• Oh yeah, I always forget how uninteresting Sam/John Gavin is. It’s the one thing the remake (barely) has over the original.
  • Why the cowboy hat, Hitch?
  • That’s Hitch’s daughter Patricia as Mr. Lowery’s other secretary. Her acting career was pretty much limited to her father’s films and episodes of “Alfred Hitchcock Presents”.
  • Geez, Tom Cassidy is almost as gross towards Marion as Norman is.
  • Speaking of, Frank Albertson (the actor playing Tom Cassidy) is Sam Wainwright from “It’s a Wonderful Life”. Hee-haw!
  • Ladies and gentlemen, California Charlie.
  • I feel like Norman gives Marion plenty of red flags during their dinner. Taxidermy as a hobby, his obvious mother issues; Marion, you in danger girl.
  • When all is said and done, that shower scene is still effectively chilling.
  • My favorite shot in the film is right after the shower scene, when the camera pans back into Marion’s room, as if it too isn’t quite sure what to do next.
  • After watching Norman’s step-by-step process, I now feel fully qualified to clean up a murder in a motel room.
  • Why such an intense close-up on Martin Balsam when he enters the film?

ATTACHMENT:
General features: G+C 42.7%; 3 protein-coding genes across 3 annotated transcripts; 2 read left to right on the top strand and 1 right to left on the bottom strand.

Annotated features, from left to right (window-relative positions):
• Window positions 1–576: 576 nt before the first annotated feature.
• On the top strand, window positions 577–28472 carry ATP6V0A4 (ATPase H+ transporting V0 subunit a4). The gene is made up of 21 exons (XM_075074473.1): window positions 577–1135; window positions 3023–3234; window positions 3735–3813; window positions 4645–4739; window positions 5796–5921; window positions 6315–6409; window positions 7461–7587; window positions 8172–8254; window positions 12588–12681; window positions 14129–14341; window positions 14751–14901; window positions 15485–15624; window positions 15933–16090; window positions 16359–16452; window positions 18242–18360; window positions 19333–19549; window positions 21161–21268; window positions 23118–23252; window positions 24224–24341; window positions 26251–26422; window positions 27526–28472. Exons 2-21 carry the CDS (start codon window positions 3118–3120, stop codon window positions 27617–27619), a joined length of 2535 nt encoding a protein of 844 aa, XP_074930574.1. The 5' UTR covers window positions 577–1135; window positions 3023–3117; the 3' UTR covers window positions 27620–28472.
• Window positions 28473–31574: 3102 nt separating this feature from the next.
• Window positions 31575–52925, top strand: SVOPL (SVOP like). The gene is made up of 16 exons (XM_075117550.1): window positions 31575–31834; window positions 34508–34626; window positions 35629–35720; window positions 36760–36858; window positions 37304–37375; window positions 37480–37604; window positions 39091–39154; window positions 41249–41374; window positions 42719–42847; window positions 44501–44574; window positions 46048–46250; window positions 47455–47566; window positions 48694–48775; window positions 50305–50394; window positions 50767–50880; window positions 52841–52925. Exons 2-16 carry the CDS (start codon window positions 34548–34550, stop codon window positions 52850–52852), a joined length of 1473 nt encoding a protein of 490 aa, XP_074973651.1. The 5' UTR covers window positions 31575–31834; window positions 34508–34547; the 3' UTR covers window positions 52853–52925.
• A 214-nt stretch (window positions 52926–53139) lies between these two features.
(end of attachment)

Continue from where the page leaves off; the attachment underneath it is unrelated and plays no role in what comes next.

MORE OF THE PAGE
• I do love that the first big scene involving Norman’s backstory features two characters in their bathrobes.
  • Shout-out to Simon Oakland as the psychiatrist at the end. It’s a little long (even Roger Ebert thought it could’ve been edited), but Oakland is clearly relishing the chance to go full Poirot in his one scene.
  • That’s future “Mary Tyler Moore” star Ted Knight as the policeman outside of Norman’s cell. And here I thought it all started for him at a 5000-watt radio station in Fresno, California.
  • So based on the film’s timeline, the first scene is on December 11th, Marion checks into the Bates Motel on the 12th, Arbogast investigates on the 19th, and Lila and Sam check in on the 20th. The holidays must have been tough for the Crane family after that.


  • Oh, where to begin? Let’s start with Perkins and Universal’s attempt to franchise “Psycho” in the ‘80s.
  • Don’t worry; Gus Van Sant did a scene-for-scene, shot-for-shot remake in 1998. I have seen it, and it hurts my soul.
  • A 1987 “Bates Motel” pilot that never made it to series, and a 2013 “Bates Motel” reboot/prequel series that recently wrapped up with the events of the film.
  • This is one of the rare films to inspire another film about its creation. 2012’s “Hitchcock” proves that even the making of a film classic can be bogged down by obvious Biopic 101 trappings.
  • Brian De Palma’s “Dressed to Kill” owes a thing or two to “Psycho”.
  • 24 Hour Psycho”, which answers the question; What if “Psycho” had been directed by Andy Warhol?
  • “That kid gets no tip.”

Further Viewing: A look at how meticulously Hitch promoted the film, right down to his strict “No Late Seating” policy.